We halted at Padum for two days before dashing off to Lungnak (meaning dark valley; on account of its black rock formations). Once the capital of the Zangskar rulers, Padum has a population of about 900 and is a convergence point for several trekking routes. Our next stop was Mune village. Around mid-morning, we spotted a huge herd of ibex on a cliff across the Lungnak river, and soon afterwards, the Bardan monastery came into view. Legend has it that in the 16th Century, a raven stole one of the butter lamps, a light offering to the deities, from a monk and placed it on a conch-shaped hillock. Since the conch is an auspicious symbol, the monk sanctified the site for the construction of a monastery.

Darkness came before we could settle down in Mune. Phuntsog, our cook, had gone ahead to arrange our stay. On arrival, we were invited straight into the kitchen. All we could see through the blinding smoke was a kerosene lamp and the flaring yak dung in an open hearth in the centre of the room. The traditional kitchen or chantsa is centrally located and the warmest room in the house. In winter, the entire family eats, drinks and sleeps in this room. Warm as it was, I couldn’t stand the smoke for long. Tea was served in a large room on the top floor, half of which was stuffed with Artemisia bushes, the main fuel source in rural Ladakh.

Almost every village in the Zangskar valley has a monastery, and the Phugtal monastery, which dates from the 11th Century A.D., is one of the most magnificent and holy. It is built in a cavern with the monk’s quarters spilling over a cliff below. In the afternoon, we sat with some young novices, who were unimpressed when we told them about the red fox Vulpes vulpes montana, which we had spotted earlier. They suggested that we keep a lookout in the monastery precincts. Sure enough, we saw three foxes in the evening: a living testimony to the co-existence of man and beast in Zangskar.

Snow leopard tracks on the ice-sheet over the Tsarab river. Zangskar also harbours species such as the wolf, wild dog, lynx, fox, brown bear, marmot and hare.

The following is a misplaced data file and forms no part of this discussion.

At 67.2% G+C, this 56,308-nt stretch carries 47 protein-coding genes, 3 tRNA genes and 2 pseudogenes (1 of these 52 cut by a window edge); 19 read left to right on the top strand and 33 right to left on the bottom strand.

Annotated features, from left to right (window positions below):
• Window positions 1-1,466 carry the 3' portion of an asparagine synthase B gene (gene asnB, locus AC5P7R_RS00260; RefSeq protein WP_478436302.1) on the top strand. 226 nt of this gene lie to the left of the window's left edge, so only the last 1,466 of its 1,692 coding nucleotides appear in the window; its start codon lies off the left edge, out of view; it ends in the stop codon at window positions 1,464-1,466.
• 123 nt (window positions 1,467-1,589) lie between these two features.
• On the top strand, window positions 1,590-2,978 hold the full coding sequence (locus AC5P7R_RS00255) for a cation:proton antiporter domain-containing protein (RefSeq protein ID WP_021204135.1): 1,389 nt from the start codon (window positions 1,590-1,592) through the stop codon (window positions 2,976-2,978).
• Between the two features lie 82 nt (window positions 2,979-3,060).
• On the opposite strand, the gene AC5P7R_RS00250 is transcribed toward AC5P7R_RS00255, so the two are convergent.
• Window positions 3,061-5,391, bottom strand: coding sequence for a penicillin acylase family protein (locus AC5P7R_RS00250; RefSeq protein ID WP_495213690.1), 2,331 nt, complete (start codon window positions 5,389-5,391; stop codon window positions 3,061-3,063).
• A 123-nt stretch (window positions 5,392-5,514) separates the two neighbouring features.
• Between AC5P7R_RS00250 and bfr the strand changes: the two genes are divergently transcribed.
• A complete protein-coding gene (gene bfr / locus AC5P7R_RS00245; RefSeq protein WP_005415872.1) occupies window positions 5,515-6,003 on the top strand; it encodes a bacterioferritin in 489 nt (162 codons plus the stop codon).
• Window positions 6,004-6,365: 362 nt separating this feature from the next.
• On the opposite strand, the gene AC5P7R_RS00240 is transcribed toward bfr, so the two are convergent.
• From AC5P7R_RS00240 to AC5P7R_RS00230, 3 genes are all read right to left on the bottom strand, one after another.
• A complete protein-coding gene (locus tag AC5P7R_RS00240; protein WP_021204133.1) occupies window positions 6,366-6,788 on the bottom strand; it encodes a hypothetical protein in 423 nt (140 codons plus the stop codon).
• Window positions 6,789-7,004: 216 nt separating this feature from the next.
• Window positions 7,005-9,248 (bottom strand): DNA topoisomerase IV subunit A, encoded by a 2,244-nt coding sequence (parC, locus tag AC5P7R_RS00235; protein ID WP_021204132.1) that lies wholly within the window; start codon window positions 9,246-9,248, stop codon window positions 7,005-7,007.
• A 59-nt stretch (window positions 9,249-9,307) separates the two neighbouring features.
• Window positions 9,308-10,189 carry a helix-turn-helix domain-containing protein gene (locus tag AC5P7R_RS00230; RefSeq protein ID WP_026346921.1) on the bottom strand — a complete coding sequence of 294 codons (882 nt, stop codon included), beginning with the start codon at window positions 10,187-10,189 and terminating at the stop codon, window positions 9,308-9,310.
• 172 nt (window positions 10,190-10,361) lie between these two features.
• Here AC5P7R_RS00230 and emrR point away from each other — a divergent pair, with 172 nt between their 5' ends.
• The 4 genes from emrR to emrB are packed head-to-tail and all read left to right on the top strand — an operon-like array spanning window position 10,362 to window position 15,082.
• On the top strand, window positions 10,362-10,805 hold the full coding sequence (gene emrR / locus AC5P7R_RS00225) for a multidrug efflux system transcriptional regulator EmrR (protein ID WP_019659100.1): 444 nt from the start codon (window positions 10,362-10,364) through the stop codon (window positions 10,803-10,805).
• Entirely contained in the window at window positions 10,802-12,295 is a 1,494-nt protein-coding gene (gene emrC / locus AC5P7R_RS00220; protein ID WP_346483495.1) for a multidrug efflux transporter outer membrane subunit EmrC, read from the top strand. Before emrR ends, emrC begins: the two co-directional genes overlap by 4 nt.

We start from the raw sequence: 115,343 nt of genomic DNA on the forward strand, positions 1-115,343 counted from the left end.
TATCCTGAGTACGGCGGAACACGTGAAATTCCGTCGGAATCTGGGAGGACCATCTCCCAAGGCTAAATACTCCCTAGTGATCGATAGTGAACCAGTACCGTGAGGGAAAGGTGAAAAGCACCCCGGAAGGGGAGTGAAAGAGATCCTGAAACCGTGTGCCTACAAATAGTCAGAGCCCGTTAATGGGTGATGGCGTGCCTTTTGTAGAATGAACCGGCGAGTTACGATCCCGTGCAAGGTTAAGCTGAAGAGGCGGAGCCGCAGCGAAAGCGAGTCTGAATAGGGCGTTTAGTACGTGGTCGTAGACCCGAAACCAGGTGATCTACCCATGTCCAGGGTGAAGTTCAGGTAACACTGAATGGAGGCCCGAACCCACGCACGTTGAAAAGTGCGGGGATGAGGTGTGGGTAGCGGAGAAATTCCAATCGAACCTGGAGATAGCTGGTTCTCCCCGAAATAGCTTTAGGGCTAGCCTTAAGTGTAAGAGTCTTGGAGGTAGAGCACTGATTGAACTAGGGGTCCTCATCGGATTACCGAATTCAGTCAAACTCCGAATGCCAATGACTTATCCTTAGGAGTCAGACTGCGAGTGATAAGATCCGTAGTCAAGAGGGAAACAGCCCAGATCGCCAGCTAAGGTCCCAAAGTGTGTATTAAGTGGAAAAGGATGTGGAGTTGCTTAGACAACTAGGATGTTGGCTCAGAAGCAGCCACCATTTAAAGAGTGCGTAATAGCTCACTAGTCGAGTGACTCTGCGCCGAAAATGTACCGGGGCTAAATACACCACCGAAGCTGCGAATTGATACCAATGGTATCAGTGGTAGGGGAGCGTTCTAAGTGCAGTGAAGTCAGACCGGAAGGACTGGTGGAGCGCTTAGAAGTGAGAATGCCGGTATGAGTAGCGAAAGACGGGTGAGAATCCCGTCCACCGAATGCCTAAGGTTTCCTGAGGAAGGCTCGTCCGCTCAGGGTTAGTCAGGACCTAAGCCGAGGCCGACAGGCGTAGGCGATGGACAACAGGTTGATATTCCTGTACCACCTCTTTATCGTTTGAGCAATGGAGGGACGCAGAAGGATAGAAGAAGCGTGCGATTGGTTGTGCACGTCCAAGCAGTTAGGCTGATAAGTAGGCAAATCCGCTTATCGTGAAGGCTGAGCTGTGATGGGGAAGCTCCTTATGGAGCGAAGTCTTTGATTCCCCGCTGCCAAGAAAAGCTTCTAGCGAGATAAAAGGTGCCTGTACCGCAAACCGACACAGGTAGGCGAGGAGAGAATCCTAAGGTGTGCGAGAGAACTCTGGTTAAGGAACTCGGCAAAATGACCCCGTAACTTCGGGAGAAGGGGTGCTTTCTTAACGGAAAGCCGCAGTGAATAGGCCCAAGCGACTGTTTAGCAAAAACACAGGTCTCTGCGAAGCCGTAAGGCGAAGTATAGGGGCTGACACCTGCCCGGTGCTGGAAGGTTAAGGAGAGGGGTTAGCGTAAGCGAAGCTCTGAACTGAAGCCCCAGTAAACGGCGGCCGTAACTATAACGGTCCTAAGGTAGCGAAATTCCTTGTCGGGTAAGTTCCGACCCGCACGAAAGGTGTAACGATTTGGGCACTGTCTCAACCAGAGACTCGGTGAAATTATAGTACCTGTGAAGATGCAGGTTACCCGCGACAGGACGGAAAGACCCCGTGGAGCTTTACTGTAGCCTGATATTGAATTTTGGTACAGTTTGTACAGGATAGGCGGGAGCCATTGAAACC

The Shun gorge

After this brief sojourn, we set out on the final leg to Shun. A strenuous tramp brought us to Sumdo, the confluence of the Tsarab river and the Shade stream, where we pitched our tent on frozen ground. The porters lit a fire under a gigantic rock, which acted as a heat reflector, and we spent the cold night huddled around it. Next morning, after a frugal breakfast of noodle soup we set out. Ashley, Dorjey, our guide and I walked on the summer trail to look for snow leopard tracks, while the porters and the cook continued their ‘penguin walk’ on the frozen river. We saw several fresh snow leopard tracks and new scratch marks on the trunk of a juniper. Always full of hope, we continued to scan the entire area for a glimpse of the mighty cat.

That day we tramped through a niveous valley for almost 12 hours, our most arduous trek thus far. My shoulders were numb with the weight on my back, and my body became clammy with sweat as I ploughed through knee-deep snow. Parched and famished, we reached Marshun at nine p.m. The village contains all of three houses and is one of just two villages in the Shun gorge.

The next morning we met the generous and open-hearted villagers, with whom we were soon on excellent terms. Largely isolated, they nonetheless looked happier than the people in Padum. Until 1980, when the road from Kargil to Padum was built, the Zangskaris lived in almost complete self-sufficiency. It was only after 1980 that trade with the outside world commenced.

A herd of bharal rams cross a slope in the Zangskar mountains. These hardy animals are superbly adapted for life in this rugged terrain, utilising vertical cliffs and mountain sides to escape from predators.

Ibex and bharal

We spent almost a month in the Shun gorge, observing ibex and bharal, the snow leopard’s preferred prey species. Both utilise rugged terrain to escape predators, and the possibility of competition between them is high. The Shun gorge is the easternmost boundary of ibex distribution in the Zangskar mountains. It is possible that the ibex has not spread further east due to competition with the bharal, whose distribution stretches from the Tibetan plateau to the mountains of Central Ladakh. Data collected in the area indicates that they do compete for common resources and may restrict each other’s distributions on the high range-lands of the Trans-Himalaya.

The ultimate adventure